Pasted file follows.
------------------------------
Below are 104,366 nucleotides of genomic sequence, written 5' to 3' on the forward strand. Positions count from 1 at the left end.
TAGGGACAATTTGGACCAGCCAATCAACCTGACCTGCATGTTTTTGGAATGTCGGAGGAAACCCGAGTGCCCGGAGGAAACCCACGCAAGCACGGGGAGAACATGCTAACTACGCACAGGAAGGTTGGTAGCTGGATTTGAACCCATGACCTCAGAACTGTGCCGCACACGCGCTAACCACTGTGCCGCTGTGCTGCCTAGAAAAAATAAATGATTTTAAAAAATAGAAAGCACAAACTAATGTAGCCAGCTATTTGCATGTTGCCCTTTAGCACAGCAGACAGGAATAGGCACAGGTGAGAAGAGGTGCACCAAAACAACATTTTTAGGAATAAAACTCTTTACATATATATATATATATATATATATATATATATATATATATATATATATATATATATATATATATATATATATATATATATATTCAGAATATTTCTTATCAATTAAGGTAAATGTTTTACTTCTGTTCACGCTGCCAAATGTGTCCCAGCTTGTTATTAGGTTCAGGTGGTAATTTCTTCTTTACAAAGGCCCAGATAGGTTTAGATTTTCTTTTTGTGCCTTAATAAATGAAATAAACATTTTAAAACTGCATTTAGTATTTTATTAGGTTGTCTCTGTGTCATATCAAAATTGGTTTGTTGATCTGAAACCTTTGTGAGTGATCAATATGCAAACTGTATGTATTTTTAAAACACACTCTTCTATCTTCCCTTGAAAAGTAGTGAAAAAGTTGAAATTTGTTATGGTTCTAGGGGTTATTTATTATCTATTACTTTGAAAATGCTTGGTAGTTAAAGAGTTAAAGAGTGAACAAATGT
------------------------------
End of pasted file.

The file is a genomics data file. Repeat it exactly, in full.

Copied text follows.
Below are 104,366 nucleotides of genomic sequence, written 5' to 3' on the forward strand. Positions count from 1 at the left end.
TAGGGACAATTTGGACCAGCCAATCAACCTGACCTGCATGTTTTTGGAATGTCGGAGGAAACCCGAGTGCCCGGAGGAAACCCACGCAAGCACGGGGAGAACATGCTAACTACGCACAGGAAGGTTGGTAGCTGGATTTGAACCCATGACCTCAGAACTGTGCCGCACACGCGCTAACCACTGTGCCGCTGTGCTGCCTAGAAAAAATAAATGATTTTAAAAAATAGAAAGCACAAACTAATGTAGCCAGCTATTTGCATGTTGCCCTTTAGCACAGCAGACAGGAATAGGCACAGGTGAGAAGAGGTGCACCAAAACAACATTTTTAGGAATAAAACTCTTTACATATATATATATATATATATATATATATATATATATATATATATATATATATATATATATATATATATATATATATATATATTCAGAATATTTCTTATCAATTAAGGTAAATGTTTTACTTCTGTTCACGCTGCCAAATGTGTCCCAGCTTGTTATTAGGTTCAGGTGGTAATTTCTTCTTTACAAAGGCCCAGATAGGTTTAGATTTTCTTTTTGTGCCTTAATAAATGAAATAAACATTTTAAAACTGCATTTAGTATTTTATTAGGTTGTCTCTGTGTCATATCAAAATTGGTTTGTTGATCTGAAACCTTTGTGAGTGATCAATATGCAAACTGTATGTATTTTTAAAACACACTCTTCTATCTTCCCTTGAAAAGTAGTGAAAAAGTTGAAATTTGTTATGGTTCTAGGGGTTATTTATTATCTATTACTTTGAAAATGCTTGGTAGTTAAAGAGTTAAAGAGTGAACAAATGT